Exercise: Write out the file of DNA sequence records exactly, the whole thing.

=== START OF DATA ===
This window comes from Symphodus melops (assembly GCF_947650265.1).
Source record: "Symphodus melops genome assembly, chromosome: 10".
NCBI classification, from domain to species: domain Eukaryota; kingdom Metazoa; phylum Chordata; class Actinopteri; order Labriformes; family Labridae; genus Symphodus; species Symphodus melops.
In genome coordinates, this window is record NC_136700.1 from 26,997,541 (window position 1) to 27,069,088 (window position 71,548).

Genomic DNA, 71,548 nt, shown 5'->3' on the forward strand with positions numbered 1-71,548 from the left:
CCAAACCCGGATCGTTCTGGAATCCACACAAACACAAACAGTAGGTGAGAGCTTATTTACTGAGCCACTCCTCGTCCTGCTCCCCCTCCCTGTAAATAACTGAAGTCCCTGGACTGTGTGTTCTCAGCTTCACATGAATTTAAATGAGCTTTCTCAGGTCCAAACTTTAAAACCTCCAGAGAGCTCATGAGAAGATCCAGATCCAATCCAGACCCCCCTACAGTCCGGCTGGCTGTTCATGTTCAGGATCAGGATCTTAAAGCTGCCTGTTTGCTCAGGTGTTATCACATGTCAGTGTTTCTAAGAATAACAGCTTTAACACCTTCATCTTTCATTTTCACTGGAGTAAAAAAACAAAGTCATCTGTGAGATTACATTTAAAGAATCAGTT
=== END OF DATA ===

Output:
This window comes from Symphodus melops (assembly GCF_947650265.1).
Source record: "Symphodus melops genome assembly, chromosome: 10".
NCBI classification, from domain to species: domain Eukaryota; kingdom Metazoa; phylum Chordata; class Actinopteri; order Labriformes; family Labridae; genus Symphodus; species Symphodus melops.
In genome coordinates, this window is record NC_136700.1 from 26,997,541 (window position 1) to 27,069,088 (window position 71,548).

Genomic DNA, 71,548 nt, shown 5'->3' on the forward strand with positions numbered 1-71,548 from the left:
CCAAACCCGGATCGTTCTGGAATCCACACAAACACAAACAGTAGGTGAGAGCTTATTTACTGAGCCACTCCTCGTCCTGCTCCCCCTCCCTGTAAATAACTGAAGTCCCTGGACTGTGTGTTCTCAGCTTCACATGAATTTAAATGAGCTTTCTCAGGTCCAAACTTTAAAACCTCCAGAGAGCTCATGAGAAGATCCAGATCCAATCCAGACCCCCCTACAGTCCGGCTGGCTGTTCATGTTCAGGATCAGGATCTTAAAGCTGCCTGTTTGCTCAGGTGTTATCACATGTCAGTGTTTCTAAGAATAACAGCTTTAACACCTTCATCTTTCATTTTCACTGGAGTAAAAAAACAAAGTCATCTGTGAGATTACATTTAAAGAATCAGTT